Traders also sold Brent to unwind bets on its
spread with West Texas Intermediate (WTI) crude as a new
pipeline and year-end crude stock drawdowns could reduce supply
at WTI's delivery point in Cushing, Oklahoma.
Brent crude for January edged up 14 cents to $109.53 a barrel by
0315 GMT. The contract slipped nearly 2 percent on Monday, the
biggest daily loss since Nov. 1.
U.S. crude futures for January delivery was at $97.52 a barrel,
up 18 cents, after its first decline in seven sessions on
Recent Chinese data put to rest fears about a hard-landing for
the economy, while government reforms are expected to support
demand for commodities such as energy and metals, Mark Keenan, a
commodity strategist at Societe Generale in Singapore said.
"Closer to the Brent market, the German data has highlighted a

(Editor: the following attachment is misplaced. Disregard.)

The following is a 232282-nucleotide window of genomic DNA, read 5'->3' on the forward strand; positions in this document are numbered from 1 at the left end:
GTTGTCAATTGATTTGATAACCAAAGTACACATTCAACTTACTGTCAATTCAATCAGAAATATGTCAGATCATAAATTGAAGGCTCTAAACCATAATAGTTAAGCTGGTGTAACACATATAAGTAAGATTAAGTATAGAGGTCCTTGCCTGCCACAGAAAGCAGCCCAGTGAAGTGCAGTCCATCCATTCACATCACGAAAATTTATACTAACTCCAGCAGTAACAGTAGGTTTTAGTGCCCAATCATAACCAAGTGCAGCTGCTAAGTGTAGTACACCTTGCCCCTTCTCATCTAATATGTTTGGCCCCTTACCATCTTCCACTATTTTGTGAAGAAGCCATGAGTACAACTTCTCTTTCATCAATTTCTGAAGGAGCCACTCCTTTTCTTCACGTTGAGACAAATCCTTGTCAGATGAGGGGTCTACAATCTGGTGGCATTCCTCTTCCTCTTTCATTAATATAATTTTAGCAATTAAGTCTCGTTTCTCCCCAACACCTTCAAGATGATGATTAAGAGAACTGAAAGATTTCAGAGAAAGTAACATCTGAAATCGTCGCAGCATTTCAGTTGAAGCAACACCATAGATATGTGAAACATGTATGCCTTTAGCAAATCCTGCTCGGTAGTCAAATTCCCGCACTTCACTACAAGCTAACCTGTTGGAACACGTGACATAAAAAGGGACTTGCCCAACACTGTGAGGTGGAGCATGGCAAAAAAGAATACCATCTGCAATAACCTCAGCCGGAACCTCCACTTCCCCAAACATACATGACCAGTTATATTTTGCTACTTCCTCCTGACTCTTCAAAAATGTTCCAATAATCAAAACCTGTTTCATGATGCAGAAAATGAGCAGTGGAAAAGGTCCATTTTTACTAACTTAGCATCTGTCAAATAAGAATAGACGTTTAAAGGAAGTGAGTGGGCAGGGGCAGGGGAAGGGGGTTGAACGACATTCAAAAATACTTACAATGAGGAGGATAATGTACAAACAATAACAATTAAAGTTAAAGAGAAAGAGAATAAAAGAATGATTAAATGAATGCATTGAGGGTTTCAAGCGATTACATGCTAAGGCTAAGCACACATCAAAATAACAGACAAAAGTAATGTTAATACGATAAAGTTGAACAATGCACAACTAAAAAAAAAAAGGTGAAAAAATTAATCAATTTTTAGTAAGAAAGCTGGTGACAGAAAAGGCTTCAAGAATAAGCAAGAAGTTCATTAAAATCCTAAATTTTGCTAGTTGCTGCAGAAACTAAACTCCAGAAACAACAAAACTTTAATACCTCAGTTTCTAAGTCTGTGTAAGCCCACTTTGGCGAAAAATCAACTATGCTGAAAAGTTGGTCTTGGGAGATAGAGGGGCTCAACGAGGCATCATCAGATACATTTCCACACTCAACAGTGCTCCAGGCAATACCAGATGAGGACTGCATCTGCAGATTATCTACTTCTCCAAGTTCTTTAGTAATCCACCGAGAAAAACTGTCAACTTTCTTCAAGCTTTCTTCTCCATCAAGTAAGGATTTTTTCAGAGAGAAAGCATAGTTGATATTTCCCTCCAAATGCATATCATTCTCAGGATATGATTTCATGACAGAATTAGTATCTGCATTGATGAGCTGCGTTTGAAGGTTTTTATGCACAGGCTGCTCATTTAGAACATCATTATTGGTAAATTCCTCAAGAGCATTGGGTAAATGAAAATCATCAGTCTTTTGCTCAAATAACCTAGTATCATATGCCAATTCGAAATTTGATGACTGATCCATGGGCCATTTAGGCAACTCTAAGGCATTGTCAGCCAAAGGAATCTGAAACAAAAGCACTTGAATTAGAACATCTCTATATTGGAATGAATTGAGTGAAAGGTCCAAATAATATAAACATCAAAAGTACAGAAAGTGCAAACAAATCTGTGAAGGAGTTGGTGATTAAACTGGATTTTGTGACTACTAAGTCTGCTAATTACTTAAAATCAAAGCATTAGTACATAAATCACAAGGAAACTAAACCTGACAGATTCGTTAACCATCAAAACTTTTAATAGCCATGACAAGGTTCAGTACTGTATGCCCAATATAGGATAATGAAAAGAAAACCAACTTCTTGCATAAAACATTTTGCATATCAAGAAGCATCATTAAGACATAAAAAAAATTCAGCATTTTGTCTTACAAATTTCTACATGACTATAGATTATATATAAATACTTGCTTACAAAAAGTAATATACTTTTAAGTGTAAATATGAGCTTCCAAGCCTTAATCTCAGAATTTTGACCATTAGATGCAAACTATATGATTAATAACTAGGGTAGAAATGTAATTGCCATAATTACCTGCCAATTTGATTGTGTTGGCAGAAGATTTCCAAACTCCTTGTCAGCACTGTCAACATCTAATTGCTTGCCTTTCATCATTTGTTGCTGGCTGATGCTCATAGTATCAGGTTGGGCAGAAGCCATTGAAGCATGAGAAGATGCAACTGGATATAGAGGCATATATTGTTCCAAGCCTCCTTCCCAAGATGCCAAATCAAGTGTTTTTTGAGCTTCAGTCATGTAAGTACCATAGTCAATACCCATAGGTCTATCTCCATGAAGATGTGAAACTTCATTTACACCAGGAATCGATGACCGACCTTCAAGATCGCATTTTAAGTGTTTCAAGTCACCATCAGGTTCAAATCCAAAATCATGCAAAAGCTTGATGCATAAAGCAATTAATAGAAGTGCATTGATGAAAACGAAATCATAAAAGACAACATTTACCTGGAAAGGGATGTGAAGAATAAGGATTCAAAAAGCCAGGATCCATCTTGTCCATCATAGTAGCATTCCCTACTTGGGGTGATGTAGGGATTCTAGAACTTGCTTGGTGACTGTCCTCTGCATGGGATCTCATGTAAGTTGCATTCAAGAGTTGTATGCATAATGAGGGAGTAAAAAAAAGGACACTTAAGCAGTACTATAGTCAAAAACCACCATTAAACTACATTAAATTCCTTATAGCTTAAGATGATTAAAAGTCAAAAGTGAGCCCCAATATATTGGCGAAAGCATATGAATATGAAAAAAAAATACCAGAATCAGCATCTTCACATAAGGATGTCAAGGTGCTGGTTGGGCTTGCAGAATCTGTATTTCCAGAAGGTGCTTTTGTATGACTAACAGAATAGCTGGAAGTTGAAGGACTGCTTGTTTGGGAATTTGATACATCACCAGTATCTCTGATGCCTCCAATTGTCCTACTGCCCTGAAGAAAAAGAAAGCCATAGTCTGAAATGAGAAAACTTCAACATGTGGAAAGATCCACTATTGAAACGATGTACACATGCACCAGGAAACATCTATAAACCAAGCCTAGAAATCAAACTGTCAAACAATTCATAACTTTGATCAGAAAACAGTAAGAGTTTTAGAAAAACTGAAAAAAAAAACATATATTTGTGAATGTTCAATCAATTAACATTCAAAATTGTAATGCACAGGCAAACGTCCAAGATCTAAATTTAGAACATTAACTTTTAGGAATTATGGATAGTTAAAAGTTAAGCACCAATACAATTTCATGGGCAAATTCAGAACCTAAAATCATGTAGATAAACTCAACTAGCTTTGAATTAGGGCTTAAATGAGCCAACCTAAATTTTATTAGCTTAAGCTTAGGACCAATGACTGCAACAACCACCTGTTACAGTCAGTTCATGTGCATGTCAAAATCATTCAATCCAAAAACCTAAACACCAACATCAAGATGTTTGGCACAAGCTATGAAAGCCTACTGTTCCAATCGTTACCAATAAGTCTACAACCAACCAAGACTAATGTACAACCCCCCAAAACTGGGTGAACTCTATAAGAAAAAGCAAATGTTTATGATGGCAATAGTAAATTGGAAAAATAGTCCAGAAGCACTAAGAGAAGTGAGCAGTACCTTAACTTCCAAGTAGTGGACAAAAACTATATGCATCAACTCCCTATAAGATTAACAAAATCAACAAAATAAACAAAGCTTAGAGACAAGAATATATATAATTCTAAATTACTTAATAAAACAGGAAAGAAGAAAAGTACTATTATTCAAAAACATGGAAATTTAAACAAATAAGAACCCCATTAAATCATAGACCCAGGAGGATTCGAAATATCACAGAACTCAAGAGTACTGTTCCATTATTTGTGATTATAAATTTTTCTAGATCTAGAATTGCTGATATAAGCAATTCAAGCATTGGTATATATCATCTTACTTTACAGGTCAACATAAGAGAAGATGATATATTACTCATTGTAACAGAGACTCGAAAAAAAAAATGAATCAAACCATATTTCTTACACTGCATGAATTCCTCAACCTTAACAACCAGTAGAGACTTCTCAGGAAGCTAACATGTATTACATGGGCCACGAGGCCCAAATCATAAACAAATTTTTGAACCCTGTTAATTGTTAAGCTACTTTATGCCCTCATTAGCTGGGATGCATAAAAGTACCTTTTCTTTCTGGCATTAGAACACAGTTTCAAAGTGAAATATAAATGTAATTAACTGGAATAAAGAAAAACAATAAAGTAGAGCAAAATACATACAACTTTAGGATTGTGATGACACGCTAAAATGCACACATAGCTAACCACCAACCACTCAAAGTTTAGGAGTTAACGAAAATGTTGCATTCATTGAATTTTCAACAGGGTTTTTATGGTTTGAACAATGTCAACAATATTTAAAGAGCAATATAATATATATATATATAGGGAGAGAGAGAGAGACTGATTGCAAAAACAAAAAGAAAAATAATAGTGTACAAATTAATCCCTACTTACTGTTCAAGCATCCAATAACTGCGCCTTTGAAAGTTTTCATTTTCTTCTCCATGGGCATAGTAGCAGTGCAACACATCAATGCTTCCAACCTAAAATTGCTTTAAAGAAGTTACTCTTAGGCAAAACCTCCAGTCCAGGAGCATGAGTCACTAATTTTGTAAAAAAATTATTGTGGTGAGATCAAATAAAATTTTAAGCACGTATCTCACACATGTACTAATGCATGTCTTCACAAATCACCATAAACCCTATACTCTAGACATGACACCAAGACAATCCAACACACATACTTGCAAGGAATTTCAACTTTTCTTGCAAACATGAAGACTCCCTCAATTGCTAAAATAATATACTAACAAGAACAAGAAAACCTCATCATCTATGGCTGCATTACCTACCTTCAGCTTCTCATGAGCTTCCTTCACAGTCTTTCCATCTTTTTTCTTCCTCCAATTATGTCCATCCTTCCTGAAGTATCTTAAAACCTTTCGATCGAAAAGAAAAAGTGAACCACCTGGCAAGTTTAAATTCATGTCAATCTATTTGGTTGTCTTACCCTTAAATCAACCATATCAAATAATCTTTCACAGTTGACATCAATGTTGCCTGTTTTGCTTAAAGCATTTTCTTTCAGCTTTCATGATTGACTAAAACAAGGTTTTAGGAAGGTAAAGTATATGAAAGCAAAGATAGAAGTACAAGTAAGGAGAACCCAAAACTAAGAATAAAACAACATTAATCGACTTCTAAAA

reasonably disjointed recovery within Europe," he said. "Hence,
we saw a pretty strong move yesterday combined with the
reduction in speculative activity on Brent-WTI spread."
Germany's trade surplus narrowed in October while industrial
output unexpectedly fell, signalling a mixed start to the fourth
quarter for Europe's biggest economy.
Brent's premium to WTI <CL-LCO1=R> narrowed about $7 in nearly
two weeks as TransCanada Corp has begun filling a 700,000
barrel-per-day pipeline, which will transport crude from Cushing
to Gulf Coast refiners.
"The inventories within Cushing and the landlocked pricing
region can be drained quicker that has stimulated the
liquidation of that spread which entails selling Brent and
buying WTI," Keenan said.
WTI may strengthen further as U.S. commercial crude oil stocks
are forecast to have fallen for a second week last week by 2.7
million barrels, a Reuters poll of analysts showed.
(Reporting by Florence Tan; editing
by Simon Cameron-Moore)
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